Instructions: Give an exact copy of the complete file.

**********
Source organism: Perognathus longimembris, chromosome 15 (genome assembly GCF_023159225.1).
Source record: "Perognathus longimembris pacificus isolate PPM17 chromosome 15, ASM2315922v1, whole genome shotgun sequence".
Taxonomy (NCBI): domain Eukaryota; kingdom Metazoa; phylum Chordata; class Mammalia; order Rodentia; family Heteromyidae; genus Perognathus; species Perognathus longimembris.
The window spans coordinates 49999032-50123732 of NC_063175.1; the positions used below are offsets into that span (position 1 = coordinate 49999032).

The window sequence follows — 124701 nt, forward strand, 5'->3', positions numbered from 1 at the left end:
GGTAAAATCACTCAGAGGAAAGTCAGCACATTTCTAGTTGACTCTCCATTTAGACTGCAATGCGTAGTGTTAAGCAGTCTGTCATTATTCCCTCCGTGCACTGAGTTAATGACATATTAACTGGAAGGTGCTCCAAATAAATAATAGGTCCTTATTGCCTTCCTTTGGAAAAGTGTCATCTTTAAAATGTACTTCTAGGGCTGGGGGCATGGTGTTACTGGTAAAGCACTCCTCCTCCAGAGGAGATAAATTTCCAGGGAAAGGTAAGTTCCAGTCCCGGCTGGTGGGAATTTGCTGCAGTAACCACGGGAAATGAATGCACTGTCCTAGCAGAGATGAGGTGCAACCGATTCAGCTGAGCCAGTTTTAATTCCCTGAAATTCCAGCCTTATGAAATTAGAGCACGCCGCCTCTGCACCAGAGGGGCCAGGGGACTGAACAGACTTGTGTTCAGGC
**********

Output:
Source organism: Perognathus longimembris, chromosome 15 (genome assembly GCF_023159225.1).
Source record: "Perognathus longimembris pacificus isolate PPM17 chromosome 15, ASM2315922v1, whole genome shotgun sequence".
Taxonomy (NCBI): domain Eukaryota; kingdom Metazoa; phylum Chordata; class Mammalia; order Rodentia; family Heteromyidae; genus Perognathus; species Perognathus longimembris.
The window spans coordinates 49999032-50123732 of NC_063175.1; the positions used below are offsets into that span (position 1 = coordinate 49999032).

The window sequence follows — 124701 nt, forward strand, 5'->3', positions numbered from 1 at the left end:
GGTAAAATCACTCAGAGGAAAGTCAGCACATTTCTAGTTGACTCTCCATTTAGACTGCAATGCGTAGTGTTAAGCAGTCTGTCATTATTCCCTCCGTGCACTGAGTTAATGACATATTAACTGGAAGGTGCTCCAAATAAATAATAGGTCCTTATTGCCTTCCTTTGGAAAAGTGTCATCTTTAAAATGTACTTCTAGGGCTGGGGGCATGGTGTTACTGGTAAAGCACTCCTCCTCCAGAGGAGATAAATTTCCAGGGAAAGGTAAGTTCCAGTCCCGGCTGGTGGGAATTTGCTGCAGTAACCACGGGAAATGAATGCACTGTCCTAGCAGAGATGAGGTGCAACCGATTCAGCTGAGCCAGTTTTAATTCCCTGAAATTCCAGCCTTATGAAATTAGAGCACGCCGCCTCTGCACCAGAGGGGCCAGGGGACTGAACAGACTTGTGTTCAGGC